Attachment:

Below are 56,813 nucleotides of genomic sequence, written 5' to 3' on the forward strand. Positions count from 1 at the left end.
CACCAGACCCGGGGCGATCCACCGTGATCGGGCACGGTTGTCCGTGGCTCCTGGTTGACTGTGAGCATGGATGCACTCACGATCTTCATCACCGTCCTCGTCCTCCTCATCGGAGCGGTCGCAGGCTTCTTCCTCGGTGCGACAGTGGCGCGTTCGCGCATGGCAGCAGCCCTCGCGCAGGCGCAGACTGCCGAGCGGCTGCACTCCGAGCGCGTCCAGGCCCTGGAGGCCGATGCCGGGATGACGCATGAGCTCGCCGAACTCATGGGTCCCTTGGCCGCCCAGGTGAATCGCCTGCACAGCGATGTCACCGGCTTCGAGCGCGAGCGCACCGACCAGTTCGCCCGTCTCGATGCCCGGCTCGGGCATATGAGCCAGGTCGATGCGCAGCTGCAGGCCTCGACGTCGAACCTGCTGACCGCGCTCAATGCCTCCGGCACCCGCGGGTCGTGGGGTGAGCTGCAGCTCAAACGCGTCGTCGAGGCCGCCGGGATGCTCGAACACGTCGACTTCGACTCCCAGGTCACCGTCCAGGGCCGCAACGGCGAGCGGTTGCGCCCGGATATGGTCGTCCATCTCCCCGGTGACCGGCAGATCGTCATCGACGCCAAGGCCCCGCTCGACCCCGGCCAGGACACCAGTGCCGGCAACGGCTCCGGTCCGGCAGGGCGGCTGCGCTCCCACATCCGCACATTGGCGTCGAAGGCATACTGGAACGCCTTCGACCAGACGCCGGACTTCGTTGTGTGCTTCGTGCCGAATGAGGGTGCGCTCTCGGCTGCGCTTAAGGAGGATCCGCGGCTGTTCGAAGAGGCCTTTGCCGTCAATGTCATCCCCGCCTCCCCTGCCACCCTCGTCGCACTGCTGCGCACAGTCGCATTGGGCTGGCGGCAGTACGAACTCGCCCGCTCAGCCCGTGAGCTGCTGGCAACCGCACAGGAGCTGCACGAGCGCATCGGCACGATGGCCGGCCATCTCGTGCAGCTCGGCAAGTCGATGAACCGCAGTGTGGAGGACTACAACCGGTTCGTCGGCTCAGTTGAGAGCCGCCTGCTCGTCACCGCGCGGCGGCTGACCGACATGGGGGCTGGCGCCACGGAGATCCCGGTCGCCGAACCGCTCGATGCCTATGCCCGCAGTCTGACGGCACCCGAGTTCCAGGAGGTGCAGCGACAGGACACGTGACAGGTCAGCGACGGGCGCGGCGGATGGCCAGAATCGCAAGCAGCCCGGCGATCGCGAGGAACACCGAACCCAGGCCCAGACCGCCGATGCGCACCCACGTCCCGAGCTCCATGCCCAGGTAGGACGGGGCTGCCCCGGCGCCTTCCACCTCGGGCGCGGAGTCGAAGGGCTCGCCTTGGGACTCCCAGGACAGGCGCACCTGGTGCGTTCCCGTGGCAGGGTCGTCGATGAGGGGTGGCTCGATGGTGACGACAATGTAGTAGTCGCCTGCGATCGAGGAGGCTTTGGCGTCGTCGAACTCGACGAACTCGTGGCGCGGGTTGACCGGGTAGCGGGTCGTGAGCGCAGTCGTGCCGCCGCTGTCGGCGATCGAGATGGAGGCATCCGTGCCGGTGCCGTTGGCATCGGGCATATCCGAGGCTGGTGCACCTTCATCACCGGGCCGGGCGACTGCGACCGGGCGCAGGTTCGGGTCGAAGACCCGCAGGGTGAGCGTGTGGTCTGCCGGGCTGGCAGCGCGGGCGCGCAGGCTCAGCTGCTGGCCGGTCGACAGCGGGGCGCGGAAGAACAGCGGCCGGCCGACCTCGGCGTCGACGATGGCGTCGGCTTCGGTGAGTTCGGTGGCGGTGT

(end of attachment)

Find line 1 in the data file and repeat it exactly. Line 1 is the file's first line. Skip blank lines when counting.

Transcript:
Below are 56,813 nucleotides of genomic sequence, written 5' to 3' on the forward strand. Positions count from 1 at the left end.